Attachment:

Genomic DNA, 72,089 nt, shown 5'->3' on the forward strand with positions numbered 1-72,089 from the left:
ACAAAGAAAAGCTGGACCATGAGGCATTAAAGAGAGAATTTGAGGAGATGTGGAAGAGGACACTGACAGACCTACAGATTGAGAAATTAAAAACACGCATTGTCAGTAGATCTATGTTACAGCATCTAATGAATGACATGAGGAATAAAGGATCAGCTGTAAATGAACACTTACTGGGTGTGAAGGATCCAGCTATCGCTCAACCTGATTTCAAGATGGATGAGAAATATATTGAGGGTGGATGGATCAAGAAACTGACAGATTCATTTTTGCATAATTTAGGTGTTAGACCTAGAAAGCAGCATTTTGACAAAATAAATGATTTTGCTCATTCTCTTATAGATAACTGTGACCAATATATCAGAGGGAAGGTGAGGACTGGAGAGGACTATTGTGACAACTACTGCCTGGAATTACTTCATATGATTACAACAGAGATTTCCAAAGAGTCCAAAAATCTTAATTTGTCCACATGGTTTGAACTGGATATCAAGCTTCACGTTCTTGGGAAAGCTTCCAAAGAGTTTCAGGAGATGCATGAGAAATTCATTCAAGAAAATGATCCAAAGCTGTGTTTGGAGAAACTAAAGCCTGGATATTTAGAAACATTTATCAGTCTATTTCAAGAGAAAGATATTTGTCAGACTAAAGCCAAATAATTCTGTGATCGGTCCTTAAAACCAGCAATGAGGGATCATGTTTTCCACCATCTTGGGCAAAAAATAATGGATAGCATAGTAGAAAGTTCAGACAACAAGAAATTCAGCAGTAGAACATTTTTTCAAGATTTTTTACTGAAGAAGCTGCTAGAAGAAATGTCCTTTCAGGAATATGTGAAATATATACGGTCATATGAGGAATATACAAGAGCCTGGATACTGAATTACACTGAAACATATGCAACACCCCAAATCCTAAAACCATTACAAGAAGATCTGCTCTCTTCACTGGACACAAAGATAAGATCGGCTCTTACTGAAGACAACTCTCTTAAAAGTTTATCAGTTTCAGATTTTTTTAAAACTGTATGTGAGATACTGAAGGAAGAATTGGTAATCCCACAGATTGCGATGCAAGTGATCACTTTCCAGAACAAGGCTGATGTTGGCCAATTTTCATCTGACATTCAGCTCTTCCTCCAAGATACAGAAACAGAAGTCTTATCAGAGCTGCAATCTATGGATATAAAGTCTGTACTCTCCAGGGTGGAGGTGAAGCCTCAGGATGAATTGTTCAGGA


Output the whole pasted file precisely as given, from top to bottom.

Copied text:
Genomic DNA, 72,089 nt, shown 5'->3' on the forward strand with positions numbered 1-72,089 from the left:
ACAAAGAAAAGCTGGACCATGAGGCATTAAAGAGAGAATTTGAGGAGATGTGGAAGAGGACACTGACAGACCTACAGATTGAGAAATTAAAAACACGCATTGTCAGTAGATCTATGTTACAGCATCTAATGAATGACATGAGGAATAAAGGATCAGCTGTAAATGAACACTTACTGGGTGTGAAGGATCCAGCTATCGCTCAACCTGATTTCAAGATGGATGAGAAATATATTGAGGGTGGATGGATCAAGAAACTGACAGATTCATTTTTGCATAATTTAGGTGTTAGACCTAGAAAGCAGCATTTTGACAAAATAAATGATTTTGCTCATTCTCTTATAGATAACTGTGACCAATATATCAGAGGGAAGGTGAGGACTGGAGAGGACTATTGTGACAACTACTGCCTGGAATTACTTCATATGATTACAACAGAGATTTCCAAAGAGTCCAAAAATCTTAATTTGTCCACATGGTTTGAACTGGATATCAAGCTTCACGTTCTTGGGAAAGCTTCCAAAGAGTTTCAGGAGATGCATGAGAAATTCATTCAAGAAAATGATCCAAAGCTGTGTTTGGAGAAACTAAAGCCTGGATATTTAGAAACATTTATCAGTCTATTTCAAGAGAAAGATATTTGTCAGACTAAAGCCAAATAATTCTGTGATCGGTCCTTAAAACCAGCAATGAGGGATCATGTTTTCCACCATCTTGGGCAAAAAATAATGGATAGCATAGTAGAAAGTTCAGACAACAAGAAATTCAGCAGTAGAACATTTTTTCAAGATTTTTTACTGAAGAAGCTGCTAGAAGAAATGTCCTTTCAGGAATATGTGAAATATATACGGTCATATGAGGAATATACAAGAGCCTGGATACTGAATTACACTGAAACATATGCAACACCCCAAATCCTAAAACCATTACAAGAAGATCTGCTCTCTTCACTGGACACAAAGATAAGATCGGCTCTTACTGAAGACAACTCTCTTAAAAGTTTATCAGTTTCAGATTTTTTTAAAACTGTATGTGAGATACTGAAGGAAGAATTGGTAATCCCACAGATTGCGATGCAAGTGATCACTTTCCAGAACAAGGCTGATGTTGGCCAATTTTCATCTGACATTCAGCTCTTCCTCCAAGATACAGAAACAGAAGTCTTATCAGAGCTGCAATCTATGGATATAAAGTCTGTACTCTCCAGGGTGGAGGTGAAGCCTCAGGATGAATTGTTCAGGA